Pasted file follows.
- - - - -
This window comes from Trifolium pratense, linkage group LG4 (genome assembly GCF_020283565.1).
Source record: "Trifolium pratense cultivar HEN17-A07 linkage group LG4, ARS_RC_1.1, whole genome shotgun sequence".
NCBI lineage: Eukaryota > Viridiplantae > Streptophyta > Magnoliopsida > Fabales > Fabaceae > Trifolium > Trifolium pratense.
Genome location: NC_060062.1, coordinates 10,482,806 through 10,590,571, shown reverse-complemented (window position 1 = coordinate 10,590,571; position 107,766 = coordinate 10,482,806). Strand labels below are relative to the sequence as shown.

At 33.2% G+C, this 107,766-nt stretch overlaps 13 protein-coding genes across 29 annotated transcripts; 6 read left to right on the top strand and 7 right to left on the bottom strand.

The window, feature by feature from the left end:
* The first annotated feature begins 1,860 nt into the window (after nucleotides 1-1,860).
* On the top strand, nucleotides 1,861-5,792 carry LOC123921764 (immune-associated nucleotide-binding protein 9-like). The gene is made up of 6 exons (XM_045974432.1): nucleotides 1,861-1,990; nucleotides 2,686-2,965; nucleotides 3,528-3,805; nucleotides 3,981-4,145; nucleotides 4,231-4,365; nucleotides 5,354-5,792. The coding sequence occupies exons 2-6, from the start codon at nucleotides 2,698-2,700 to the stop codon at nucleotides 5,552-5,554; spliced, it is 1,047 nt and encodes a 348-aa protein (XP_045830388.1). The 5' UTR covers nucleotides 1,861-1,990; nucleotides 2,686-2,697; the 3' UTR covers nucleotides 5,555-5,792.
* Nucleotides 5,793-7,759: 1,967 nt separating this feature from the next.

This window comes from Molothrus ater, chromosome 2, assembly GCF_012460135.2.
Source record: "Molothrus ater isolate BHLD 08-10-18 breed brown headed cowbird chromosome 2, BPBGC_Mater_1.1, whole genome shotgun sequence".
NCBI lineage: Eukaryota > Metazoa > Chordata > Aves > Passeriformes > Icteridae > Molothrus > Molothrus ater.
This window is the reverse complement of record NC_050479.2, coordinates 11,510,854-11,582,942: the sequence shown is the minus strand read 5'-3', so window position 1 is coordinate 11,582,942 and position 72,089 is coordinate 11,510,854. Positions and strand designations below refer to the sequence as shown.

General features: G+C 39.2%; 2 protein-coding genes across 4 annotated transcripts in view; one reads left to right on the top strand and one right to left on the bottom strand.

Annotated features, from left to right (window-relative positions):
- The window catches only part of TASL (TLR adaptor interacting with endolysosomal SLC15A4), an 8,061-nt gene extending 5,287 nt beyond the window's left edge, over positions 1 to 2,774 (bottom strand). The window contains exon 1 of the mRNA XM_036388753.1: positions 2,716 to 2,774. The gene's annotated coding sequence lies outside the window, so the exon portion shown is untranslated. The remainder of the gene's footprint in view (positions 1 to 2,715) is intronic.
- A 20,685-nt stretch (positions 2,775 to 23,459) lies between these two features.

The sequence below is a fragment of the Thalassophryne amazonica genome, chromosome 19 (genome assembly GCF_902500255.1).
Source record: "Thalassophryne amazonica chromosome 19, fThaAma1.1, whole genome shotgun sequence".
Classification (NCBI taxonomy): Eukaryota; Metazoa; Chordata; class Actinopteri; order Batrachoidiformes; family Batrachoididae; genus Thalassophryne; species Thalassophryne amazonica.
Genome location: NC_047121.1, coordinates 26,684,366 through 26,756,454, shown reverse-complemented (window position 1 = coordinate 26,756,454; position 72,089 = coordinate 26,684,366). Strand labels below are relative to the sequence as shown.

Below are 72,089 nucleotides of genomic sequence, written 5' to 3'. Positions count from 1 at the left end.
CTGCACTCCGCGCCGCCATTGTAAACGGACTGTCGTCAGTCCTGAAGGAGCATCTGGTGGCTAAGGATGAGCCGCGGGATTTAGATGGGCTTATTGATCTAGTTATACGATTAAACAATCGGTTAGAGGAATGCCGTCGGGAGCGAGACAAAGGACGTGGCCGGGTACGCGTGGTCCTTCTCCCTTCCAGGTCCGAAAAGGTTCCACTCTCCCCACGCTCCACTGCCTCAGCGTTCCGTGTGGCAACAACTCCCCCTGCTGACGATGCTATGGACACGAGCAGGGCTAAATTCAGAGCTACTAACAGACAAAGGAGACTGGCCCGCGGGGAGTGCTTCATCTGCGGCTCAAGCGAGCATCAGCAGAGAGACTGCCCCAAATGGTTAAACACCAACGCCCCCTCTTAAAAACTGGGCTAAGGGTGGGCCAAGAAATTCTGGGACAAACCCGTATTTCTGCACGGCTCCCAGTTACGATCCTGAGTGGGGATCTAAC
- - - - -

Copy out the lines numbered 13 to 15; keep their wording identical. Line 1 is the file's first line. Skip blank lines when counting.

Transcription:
This window is the reverse complement of record NC_050479.2, coordinates 11,510,854-11,582,942: the sequence shown is the minus strand read 5'-3', so window position 1 is coordinate 11,582,942 and position 72,089 is coordinate 11,510,854. Positions and strand designations below refer to the sequence as shown.

General features: G+C 39.2%; 2 protein-coding genes across 4 annotated transcripts in view; one reads left to right on the top strand and one right to left on the bottom strand.

Annotated features, from left to right (window-relative positions):